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Shaping the Body: A Conversation

© York Museums Trust
  • Thursday 9 June 2016, 6.30PM to 9:00pm
  • Tickets: £5
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  • York Castle Museum (map)
  • No wheelchair access

Event details

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The shape of the human body has varied considerably over the last 500 years as people conform to cultural norms, follow fashion trends, or rebel. Join us at York Castle Museum for a special evening opening of the new Shaping the Body exhibition, followed by an interactive panel discussion on body shape and image throughout history.

At one time being thin was associated with poverty, famine and disease and being ‘stout’ with wealth and health. Today these concepts are reversed and society wrestles with an obesity problem.  We are surprised by late Victorian fashions where corsets shaped ribs, while every year people pay for cosmetic plastic surgery.

The evening begins with a special opening of Shaping the Body where you can view and discuss the exhibition with museum curators and University of York researchers (6:30-7:30 PM). Afterwards, you will have an opportunity to become involved in a discussion with expert panel members from the fields of fashion history, health history, and psychology (7:30-9 PM). The discussion will draw on objects and materials from the museum’s original collections.

The event is co-hosted by the University of York and the York Castle Museum, and organised by University of York postgraduate students from the University’s Department of History and the Institute for the Public Understanding of the Past (IPUP).  

 

About the speakers

Susan Vincent is a Research Associate at the Centre for Renaissance and Early Modern Studies (CREMS) at the University of York. While working primarily on the cultural history of dress in the early modern period, she has expanded her research interests to include dress practices up to the present day. Her publications include Dressing the Elite: Clothes in Early Modern England and The Anatomy of Fashion: Dressing the Body from the Renaissance to Today, as well as shorter studies that range from acquiring clothes in the sixteenth century through to practices of glove-wearing in the twentieth. She is also general editor of the six-volume Cultural History of Fashion and Dress forthcoming from Bloomsbury later in the year. Her current research topic is hair.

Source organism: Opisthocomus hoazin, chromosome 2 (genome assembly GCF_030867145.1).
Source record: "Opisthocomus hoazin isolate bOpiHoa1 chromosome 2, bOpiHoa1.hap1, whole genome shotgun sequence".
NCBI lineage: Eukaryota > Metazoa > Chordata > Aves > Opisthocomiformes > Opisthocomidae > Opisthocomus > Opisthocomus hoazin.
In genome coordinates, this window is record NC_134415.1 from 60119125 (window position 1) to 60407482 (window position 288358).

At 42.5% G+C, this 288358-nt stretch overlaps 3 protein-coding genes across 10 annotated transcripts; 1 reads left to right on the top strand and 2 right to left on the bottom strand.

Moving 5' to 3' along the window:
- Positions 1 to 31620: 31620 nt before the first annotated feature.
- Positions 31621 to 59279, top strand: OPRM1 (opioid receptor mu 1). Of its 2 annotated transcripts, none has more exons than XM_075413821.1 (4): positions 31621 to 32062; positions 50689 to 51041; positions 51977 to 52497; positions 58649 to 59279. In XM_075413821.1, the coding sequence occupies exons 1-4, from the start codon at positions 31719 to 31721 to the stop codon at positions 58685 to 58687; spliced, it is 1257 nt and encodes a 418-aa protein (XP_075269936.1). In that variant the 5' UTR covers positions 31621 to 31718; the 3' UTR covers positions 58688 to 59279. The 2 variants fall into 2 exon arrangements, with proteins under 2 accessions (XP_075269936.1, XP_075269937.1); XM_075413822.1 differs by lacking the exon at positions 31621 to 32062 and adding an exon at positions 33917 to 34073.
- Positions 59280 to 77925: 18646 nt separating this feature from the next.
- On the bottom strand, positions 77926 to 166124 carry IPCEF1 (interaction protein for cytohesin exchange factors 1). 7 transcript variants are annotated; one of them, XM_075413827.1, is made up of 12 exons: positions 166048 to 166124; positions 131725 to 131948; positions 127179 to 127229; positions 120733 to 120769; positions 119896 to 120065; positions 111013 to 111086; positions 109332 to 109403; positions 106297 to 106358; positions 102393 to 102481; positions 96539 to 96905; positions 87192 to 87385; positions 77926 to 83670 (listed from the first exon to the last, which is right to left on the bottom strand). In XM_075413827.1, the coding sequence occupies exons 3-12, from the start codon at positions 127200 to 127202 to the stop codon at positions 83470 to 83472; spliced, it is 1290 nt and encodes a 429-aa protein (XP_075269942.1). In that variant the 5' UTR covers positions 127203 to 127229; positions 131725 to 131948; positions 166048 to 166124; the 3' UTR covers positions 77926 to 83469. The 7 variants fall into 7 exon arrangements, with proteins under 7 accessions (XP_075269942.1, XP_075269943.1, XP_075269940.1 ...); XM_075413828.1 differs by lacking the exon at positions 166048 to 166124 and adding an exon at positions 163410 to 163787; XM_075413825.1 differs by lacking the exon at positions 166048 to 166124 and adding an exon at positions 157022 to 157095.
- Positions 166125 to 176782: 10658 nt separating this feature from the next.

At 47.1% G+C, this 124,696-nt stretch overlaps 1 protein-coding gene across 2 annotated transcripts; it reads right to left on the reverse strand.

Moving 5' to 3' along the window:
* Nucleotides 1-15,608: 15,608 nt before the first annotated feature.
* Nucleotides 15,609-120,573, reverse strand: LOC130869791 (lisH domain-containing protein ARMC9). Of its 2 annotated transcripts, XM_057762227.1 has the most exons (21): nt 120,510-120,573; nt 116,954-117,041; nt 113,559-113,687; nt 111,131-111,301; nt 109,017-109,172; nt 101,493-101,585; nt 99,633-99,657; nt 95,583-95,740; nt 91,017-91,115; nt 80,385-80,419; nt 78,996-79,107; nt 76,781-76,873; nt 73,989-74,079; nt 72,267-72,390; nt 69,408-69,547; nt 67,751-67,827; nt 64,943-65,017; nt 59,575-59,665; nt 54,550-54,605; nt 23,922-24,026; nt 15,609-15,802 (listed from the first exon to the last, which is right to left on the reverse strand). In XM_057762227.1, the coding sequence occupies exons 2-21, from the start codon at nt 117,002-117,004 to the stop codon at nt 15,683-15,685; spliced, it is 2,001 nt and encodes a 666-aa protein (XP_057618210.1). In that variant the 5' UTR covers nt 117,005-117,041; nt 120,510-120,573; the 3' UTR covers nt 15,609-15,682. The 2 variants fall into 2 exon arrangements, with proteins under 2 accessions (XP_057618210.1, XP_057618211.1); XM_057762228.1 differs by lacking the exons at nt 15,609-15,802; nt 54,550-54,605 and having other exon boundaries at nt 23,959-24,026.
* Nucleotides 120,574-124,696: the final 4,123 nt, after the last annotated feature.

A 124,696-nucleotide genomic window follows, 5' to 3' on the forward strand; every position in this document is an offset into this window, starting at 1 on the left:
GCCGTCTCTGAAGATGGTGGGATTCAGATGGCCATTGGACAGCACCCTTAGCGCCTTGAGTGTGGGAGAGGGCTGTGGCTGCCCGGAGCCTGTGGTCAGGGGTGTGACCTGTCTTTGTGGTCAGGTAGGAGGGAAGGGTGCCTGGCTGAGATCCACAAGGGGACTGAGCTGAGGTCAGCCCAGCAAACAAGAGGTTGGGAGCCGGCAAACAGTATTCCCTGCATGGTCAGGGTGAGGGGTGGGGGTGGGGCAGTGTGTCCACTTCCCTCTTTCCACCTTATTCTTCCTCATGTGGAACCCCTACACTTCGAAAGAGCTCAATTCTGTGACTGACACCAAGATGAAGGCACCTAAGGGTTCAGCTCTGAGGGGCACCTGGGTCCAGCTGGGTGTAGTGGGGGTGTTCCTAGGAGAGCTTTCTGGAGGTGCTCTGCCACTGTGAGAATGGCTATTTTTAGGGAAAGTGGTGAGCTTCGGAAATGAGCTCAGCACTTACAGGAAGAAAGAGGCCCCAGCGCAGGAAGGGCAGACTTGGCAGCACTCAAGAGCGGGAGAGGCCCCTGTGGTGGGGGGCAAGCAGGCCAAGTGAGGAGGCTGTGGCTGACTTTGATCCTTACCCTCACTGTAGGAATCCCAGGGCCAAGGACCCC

Dr. Beth T.  Bell is a Senior Lecturer in Developmental Psychology at York St John University. Her research examines the role of culture in adolescent social development and wellbeing, with a particular focus on body image and appearance concerns. In collaboration with Dr. Nova Deighton-Smith (Leeds Beckett University), she is currently examining the emergence and impact of diet and fitness trends on social media. She is also interested in understanding how social media image-sharing practices create and exacerbate adolescent appearance concerns. Finally, Beth leads the Healthy Bodies project, which aims to promote positive body image in York schools.

Alex Bowmer is a CDA PhD candidate at King’s College London and the University of Reading. His PhD focusses upon grassroots conceptualisations of Epizootic and Zoonotic disease transmission in twentieth-century Britain, to establish how the public reacted, responded and understood disease transmission. Alex is also a qualified Intervention Healthcare Consultant, and has worked for over six years in pharmaceutical, emergency, psychological, and sports medicine. Over the past three years he has dedicated his free time to sports medicine, specifically working in American Football in the UK and also in the NFL and NCAA in the USA. He comes into contact with bodies of all shapes and sizes on a day-to-day basis.

Dr. Glen Jankowski is a Lecturer in Psychology at Leeds Beckett University, whose research is primarily on men’s body image. He argues that men develop body dissatisfaction because businesses increasingly sell appearance insecurity in order to gain profits. He has published in the following journals: the Journal of Health Psychology, Psychology of Men and Masculinity, and Body Image.

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